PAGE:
Democratic attorney general race is relatively close — in funding

A race that’s already led to some intense debates, the run for the Democratic ticket in the state’s attorney general election is relatively close in terms of funding. Democratic candidates Raúl Torrez and Brian Colón have earned over $1.2 million and spent about as much. Republican candidate Jeremy Gay, on the other hand, has generated less than $150,000.


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Democratic candidates Colón and Torrez are relatively close in finances. Republican Jeremy Gay has earned far less. Data from NMSOS.


Colón has out-earned and out-spent Torrez by a marginal amount. Colón has earned more than $1.6 million in contributions, while Torrez earned closer to $1.3 million.

When it comes to spending their earnings, both Colón and Torrez have spent around $1.3 million, the data shows. Colón has spent more than $740,000 on T.V. ads and productions and nearly $280,000 on consultants. None of Torrez’s expenses within the New Mexico Secretary of State data are categorized under the purpose of “T.V. advertising.” But the data does show that he spent more than $52,000 on campaign consultants.

Likely to see big spending after the primaries

When it comes to primary elections, money certainly helps. After all, it allows a candidate to hire consultants, pay for advertisements, and make sure the public recognizes their name.

“Financing of campaign campaigns is really important,” Timothy Krebs, a political science professor at the University of New Mexico, says. “It gives candidates an opportunity to communicate.”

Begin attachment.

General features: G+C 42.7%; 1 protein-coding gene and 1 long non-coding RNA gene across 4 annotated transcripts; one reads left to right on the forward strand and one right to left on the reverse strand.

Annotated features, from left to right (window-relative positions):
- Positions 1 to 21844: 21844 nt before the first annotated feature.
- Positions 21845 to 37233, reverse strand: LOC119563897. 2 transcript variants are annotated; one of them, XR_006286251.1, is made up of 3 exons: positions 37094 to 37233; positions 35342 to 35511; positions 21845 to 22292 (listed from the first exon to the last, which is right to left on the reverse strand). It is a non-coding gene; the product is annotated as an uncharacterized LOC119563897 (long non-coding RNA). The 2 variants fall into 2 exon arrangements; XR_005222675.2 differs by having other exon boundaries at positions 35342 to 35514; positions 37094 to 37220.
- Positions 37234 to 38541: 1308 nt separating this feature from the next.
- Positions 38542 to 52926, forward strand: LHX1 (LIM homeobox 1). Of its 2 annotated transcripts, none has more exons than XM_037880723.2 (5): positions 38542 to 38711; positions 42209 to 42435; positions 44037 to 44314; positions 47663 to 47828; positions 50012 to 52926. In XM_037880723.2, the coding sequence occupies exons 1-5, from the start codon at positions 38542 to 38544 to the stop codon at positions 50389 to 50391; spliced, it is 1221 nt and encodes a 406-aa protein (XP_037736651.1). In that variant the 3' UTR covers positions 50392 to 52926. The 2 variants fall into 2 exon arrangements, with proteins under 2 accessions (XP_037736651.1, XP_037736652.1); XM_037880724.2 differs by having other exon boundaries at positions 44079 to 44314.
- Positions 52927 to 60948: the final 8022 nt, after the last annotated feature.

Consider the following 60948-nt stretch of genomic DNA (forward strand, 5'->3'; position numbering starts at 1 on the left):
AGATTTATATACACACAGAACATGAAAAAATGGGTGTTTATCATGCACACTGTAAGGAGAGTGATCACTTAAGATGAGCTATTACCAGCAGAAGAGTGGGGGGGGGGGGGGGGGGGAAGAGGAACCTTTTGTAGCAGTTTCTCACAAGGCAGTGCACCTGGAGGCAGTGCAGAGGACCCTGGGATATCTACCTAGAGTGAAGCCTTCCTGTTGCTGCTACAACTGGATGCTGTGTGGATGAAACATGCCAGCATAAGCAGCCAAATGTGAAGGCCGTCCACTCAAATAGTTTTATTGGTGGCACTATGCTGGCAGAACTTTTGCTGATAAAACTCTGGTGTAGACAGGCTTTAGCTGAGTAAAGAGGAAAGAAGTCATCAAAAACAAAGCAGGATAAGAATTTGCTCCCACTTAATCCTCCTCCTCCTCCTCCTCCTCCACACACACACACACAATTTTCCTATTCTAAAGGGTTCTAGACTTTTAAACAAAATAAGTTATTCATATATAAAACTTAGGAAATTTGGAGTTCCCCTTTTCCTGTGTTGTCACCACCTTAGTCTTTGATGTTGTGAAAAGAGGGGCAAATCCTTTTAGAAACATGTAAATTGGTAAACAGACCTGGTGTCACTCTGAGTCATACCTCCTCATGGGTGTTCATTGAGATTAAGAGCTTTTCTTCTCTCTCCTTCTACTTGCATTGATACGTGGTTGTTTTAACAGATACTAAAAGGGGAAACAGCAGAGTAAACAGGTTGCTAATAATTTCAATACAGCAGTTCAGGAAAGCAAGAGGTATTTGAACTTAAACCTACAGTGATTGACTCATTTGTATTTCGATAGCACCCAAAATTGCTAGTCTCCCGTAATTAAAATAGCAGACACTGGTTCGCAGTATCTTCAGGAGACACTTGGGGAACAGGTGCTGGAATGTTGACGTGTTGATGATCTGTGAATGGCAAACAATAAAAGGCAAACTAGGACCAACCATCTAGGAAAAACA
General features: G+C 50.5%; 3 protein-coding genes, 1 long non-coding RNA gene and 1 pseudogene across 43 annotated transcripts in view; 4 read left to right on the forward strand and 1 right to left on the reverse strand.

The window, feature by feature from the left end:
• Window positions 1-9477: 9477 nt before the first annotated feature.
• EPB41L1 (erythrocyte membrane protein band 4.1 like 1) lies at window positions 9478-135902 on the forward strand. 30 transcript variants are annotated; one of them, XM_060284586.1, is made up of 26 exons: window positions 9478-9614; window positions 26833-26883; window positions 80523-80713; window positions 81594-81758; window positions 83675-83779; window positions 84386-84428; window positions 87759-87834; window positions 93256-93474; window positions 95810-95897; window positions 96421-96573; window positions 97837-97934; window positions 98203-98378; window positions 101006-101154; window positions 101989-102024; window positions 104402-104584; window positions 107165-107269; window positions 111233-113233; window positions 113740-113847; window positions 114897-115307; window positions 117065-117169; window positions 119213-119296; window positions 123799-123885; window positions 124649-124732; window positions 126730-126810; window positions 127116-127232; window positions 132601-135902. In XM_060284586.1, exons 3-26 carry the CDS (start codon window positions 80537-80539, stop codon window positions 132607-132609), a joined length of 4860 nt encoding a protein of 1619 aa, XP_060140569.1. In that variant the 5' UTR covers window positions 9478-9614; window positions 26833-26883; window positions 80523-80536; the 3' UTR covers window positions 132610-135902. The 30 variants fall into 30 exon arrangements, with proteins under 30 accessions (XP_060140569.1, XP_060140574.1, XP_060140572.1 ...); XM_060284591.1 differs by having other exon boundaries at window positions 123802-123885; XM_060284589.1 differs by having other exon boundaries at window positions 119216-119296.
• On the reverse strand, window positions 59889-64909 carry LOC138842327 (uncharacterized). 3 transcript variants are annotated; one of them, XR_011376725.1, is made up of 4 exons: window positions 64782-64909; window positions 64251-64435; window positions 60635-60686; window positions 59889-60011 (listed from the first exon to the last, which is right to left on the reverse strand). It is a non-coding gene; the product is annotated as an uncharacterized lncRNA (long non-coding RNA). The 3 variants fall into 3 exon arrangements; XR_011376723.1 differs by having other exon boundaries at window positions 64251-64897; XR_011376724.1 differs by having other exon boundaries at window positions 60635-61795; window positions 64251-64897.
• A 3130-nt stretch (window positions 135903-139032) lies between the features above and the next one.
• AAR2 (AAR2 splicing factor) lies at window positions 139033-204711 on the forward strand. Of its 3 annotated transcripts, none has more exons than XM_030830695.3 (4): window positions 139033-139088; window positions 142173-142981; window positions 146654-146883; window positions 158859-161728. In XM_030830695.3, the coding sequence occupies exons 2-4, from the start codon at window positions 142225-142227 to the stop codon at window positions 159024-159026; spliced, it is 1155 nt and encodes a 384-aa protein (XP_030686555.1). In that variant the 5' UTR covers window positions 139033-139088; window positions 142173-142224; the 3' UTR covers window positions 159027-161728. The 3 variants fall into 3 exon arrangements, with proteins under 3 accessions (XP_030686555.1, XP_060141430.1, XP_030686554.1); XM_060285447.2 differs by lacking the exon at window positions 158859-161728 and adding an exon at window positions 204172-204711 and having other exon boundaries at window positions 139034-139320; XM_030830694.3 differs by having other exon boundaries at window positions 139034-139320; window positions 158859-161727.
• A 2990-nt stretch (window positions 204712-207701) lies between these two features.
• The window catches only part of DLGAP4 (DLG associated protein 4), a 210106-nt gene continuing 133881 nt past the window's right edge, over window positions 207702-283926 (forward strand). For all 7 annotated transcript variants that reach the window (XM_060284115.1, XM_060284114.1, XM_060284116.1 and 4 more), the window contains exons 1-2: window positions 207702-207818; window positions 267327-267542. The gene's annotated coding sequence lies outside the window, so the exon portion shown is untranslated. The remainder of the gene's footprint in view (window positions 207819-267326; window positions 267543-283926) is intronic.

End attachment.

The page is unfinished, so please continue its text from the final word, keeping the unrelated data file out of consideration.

“The voters on either side — the Republican side or the Democratic side — they’ve got to make a distinction between candidates who are largely the same on the issues,” Krebs says. So, “a lot of the spending and a lot of communication revolves around things that are a bit more personal, things like characteristics of the candidates, their traits, leadership, and so forth.”

But once the primaries are over, the real spending is likely to begin, according to previous election cycles.

For big races, such as the race for the governor’s office, expenses really start adding up as November approaches. In 2018, for example, gubernatorial candidates reportedly spent more than$14 million. So while the primaries represent a key stepping stone, many of those that pass tonight’s test will still have some big checks to write before November.

Statewide governor campaigns are elections that “are deemed most important and that get the most national attention and so forth,” Krebs explains. “There’s just a lot of money that’s going to flow into those races. Not only the money that the candidates raise and spend themselves but also independent outside spending. It’s gonna it’s gonna flow in.”

*Editor’s Note: KRQE News 13 has been in contact with the New Mexico Secretary of State’s office regarding the accuracy of campaign finance data. We have noted a discrepancy in the reports, but we’ve been told that the data we’re using to compile the numbers in this story are accurate.